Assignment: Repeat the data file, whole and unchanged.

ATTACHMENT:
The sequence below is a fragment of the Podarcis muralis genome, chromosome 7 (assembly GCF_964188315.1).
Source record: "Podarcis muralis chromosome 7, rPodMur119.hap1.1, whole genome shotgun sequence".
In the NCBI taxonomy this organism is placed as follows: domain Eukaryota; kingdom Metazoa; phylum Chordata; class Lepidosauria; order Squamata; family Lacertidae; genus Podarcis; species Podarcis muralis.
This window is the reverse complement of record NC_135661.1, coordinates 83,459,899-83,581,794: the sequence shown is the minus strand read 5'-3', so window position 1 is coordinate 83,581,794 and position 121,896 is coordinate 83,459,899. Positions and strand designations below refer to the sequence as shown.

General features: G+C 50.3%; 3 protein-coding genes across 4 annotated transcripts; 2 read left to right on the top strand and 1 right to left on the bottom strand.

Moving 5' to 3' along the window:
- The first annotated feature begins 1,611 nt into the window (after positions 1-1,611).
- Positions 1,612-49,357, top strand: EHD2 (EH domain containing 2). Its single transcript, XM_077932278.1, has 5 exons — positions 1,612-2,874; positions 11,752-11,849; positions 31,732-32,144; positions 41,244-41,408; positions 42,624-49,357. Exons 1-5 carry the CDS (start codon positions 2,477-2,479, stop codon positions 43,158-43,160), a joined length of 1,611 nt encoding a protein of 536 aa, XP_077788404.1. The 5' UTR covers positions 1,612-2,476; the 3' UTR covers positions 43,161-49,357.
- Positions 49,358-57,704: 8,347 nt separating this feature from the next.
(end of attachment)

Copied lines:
The sequence below is a fragment of the Podarcis muralis genome, chromosome 7 (assembly GCF_964188315.1).
Source record: "Podarcis muralis chromosome 7, rPodMur119.hap1.1, whole genome shotgun sequence".
In the NCBI taxonomy this organism is placed as follows: domain Eukaryota; kingdom Metazoa; phylum Chordata; class Lepidosauria; order Squamata; family Lacertidae; genus Podarcis; species Podarcis muralis.
This window is the reverse complement of record NC_135661.1, coordinates 83,459,899-83,581,794: the sequence shown is the minus strand read 5'-3', so window position 1 is coordinate 83,581,794 and position 121,896 is coordinate 83,459,899. Positions and strand designations below refer to the sequence as shown.

General features: G+C 50.3%; 3 protein-coding genes across 4 annotated transcripts; 2 read left to right on the top strand and 1 right to left on the bottom strand.

Moving 5' to 3' along the window:
- The first annotated feature begins 1,611 nt into the window (after positions 1-1,611).
- Positions 1,612-49,357, top strand: EHD2 (EH domain containing 2). Its single transcript, XM_077932278.1, has 5 exons — positions 1,612-2,874; positions 11,752-11,849; positions 31,732-32,144; positions 41,244-41,408; positions 42,624-49,357. Exons 1-5 carry the CDS (start codon positions 2,477-2,479, stop codon positions 43,158-43,160), a joined length of 1,611 nt encoding a protein of 536 aa, XP_077788404.1. The 5' UTR covers positions 1,612-2,476; the 3' UTR covers positions 43,161-49,357.
- Positions 49,358-57,704: 8,347 nt separating this feature from the next.